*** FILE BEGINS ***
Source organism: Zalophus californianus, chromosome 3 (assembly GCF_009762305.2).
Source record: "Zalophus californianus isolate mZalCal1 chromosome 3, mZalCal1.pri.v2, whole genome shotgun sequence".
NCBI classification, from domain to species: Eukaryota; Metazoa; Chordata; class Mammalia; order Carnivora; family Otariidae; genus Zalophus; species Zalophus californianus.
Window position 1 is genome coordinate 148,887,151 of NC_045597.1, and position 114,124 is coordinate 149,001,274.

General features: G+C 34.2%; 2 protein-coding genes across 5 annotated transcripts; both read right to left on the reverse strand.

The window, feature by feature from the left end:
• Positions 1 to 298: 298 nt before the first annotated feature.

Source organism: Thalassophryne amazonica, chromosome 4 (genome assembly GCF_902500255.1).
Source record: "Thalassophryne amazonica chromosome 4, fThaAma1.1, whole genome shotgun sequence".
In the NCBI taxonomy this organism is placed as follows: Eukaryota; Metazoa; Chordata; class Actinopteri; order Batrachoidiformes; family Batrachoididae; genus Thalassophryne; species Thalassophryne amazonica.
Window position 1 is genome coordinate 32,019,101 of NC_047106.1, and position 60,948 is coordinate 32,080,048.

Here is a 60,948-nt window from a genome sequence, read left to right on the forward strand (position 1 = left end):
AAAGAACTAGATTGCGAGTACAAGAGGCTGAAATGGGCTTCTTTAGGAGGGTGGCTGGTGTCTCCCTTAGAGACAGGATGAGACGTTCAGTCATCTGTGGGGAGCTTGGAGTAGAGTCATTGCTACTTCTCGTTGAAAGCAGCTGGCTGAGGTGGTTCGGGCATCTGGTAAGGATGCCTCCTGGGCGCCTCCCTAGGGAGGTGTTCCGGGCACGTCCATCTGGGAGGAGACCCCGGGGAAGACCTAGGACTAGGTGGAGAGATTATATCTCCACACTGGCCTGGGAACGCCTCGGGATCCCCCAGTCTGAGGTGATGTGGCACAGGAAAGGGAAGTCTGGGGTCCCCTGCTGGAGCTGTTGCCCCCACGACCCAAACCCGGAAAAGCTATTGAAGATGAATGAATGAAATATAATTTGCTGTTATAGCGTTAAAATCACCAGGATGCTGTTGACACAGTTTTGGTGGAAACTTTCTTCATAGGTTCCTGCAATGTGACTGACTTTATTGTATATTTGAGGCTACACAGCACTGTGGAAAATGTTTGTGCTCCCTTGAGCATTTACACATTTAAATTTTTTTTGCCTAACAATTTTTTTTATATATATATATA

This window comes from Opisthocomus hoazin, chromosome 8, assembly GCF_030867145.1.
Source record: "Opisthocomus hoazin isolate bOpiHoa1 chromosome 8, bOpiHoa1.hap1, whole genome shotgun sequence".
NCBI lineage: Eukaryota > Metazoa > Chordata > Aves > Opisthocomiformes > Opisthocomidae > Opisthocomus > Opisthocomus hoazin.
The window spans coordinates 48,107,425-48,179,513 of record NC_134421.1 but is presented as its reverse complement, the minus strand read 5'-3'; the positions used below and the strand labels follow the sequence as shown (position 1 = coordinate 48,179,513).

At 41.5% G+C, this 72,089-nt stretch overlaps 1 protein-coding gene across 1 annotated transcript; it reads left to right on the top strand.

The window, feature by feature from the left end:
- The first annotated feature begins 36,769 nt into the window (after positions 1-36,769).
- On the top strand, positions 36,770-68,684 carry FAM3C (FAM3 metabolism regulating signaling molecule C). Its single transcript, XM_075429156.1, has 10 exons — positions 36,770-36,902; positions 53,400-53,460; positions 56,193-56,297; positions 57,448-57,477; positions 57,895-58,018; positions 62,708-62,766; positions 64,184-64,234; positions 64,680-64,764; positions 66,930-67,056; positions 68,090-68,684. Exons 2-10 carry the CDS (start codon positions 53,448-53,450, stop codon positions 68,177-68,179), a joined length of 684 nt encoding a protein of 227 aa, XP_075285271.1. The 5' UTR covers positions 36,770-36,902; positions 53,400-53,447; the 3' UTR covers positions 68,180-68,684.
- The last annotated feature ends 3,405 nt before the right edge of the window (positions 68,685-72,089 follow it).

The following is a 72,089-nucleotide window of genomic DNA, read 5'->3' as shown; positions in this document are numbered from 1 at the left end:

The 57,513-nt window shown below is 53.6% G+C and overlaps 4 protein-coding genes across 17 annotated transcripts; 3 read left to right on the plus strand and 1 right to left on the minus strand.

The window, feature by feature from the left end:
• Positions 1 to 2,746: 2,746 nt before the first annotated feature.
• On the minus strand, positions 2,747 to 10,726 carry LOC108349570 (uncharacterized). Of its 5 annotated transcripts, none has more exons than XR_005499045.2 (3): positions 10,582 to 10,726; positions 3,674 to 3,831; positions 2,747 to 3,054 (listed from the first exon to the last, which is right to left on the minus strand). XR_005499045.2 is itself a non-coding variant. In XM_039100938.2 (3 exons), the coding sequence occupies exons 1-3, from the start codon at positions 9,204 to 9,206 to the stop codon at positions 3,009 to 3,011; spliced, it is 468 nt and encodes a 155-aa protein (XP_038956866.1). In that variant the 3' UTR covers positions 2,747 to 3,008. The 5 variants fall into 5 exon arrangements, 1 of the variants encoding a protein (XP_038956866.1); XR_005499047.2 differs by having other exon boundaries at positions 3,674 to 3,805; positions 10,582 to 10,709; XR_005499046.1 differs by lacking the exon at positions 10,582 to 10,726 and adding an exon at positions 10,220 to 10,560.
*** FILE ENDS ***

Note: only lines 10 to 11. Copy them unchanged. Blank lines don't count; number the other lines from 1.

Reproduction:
In the NCBI taxonomy this organism is placed as follows: Eukaryota; Metazoa; Chordata; class Actinopteri; order Batrachoidiformes; family Batrachoididae; genus Thalassophryne; species Thalassophryne amazonica.
Window position 1 is genome coordinate 32,019,101 of NC_047106.1, and position 60,948 is coordinate 32,080,048.